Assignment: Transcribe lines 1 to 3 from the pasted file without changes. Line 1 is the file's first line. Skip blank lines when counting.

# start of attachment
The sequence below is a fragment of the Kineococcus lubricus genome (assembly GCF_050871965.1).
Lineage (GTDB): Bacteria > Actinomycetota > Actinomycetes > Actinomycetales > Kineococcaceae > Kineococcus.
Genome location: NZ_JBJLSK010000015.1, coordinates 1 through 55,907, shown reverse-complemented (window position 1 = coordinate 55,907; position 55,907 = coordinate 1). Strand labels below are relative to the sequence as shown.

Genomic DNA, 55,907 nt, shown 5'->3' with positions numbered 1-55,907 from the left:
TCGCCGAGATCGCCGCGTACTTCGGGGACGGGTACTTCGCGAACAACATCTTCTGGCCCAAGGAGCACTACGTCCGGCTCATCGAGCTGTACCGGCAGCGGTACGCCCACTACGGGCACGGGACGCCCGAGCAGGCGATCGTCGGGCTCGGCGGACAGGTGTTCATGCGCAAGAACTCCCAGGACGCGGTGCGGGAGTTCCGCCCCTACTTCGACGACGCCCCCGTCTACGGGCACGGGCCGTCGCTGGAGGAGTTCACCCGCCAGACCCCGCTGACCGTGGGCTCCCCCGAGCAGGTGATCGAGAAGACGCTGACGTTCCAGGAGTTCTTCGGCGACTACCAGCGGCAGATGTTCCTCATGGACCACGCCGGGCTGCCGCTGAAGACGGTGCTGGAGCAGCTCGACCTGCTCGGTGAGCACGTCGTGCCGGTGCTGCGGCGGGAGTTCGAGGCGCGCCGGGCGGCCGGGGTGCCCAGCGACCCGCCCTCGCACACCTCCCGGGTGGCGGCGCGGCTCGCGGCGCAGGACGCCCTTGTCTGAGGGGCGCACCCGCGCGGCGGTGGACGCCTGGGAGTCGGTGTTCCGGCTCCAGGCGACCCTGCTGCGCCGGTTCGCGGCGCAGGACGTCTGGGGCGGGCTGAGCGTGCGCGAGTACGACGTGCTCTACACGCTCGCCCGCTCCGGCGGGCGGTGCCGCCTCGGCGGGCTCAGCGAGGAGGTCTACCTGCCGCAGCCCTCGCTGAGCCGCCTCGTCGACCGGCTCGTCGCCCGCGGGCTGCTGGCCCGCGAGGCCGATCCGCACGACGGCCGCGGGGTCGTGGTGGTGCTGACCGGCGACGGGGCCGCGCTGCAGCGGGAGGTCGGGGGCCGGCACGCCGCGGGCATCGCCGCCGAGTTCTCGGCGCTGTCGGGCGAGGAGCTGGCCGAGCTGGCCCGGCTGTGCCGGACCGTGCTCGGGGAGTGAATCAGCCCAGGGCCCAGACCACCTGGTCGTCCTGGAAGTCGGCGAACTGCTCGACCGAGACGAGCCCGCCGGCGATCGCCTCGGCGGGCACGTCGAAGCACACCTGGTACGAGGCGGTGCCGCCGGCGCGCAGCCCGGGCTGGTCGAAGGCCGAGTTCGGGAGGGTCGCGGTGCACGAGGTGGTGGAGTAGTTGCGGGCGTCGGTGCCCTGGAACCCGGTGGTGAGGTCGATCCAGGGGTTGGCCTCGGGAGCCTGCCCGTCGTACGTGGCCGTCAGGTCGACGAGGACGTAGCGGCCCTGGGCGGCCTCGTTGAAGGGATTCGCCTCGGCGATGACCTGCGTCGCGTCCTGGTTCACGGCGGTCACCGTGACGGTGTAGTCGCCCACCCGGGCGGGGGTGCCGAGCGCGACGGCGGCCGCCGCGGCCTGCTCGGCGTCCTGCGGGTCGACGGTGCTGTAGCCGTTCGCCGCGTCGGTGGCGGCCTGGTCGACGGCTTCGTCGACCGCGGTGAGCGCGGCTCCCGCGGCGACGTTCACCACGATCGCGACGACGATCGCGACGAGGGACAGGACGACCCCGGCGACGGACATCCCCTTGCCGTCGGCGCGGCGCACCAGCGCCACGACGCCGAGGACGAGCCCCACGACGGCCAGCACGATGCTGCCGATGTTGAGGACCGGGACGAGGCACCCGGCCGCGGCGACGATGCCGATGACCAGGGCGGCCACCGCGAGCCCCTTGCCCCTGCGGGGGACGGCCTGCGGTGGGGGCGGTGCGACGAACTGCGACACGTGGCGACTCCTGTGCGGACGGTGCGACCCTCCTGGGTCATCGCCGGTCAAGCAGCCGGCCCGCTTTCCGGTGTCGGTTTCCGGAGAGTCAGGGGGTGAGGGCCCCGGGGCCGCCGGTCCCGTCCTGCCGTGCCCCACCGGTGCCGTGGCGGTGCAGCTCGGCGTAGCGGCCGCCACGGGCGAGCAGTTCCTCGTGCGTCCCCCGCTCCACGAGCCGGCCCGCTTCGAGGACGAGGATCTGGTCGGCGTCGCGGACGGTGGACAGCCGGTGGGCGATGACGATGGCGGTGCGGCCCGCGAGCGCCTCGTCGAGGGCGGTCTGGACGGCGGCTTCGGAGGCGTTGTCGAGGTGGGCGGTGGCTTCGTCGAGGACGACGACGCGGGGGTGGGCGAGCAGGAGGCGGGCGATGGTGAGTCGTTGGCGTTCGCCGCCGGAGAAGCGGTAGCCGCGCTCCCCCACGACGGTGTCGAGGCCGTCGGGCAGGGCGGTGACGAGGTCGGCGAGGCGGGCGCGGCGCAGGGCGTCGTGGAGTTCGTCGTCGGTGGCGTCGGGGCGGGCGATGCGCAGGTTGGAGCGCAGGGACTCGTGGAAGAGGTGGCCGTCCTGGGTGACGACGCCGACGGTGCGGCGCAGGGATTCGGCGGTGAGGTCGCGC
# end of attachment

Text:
The sequence below is a fragment of the Kineococcus lubricus genome (assembly GCF_050871965.1).
Lineage (GTDB): Bacteria > Actinomycetota > Actinomycetes > Actinomycetales > Kineococcaceae > Kineococcus.
Genome location: NZ_JBJLSK010000015.1, coordinates 1 through 55,907, shown reverse-complemented (window position 1 = coordinate 55,907; position 55,907 = coordinate 1). Strand labels below are relative to the sequence as shown.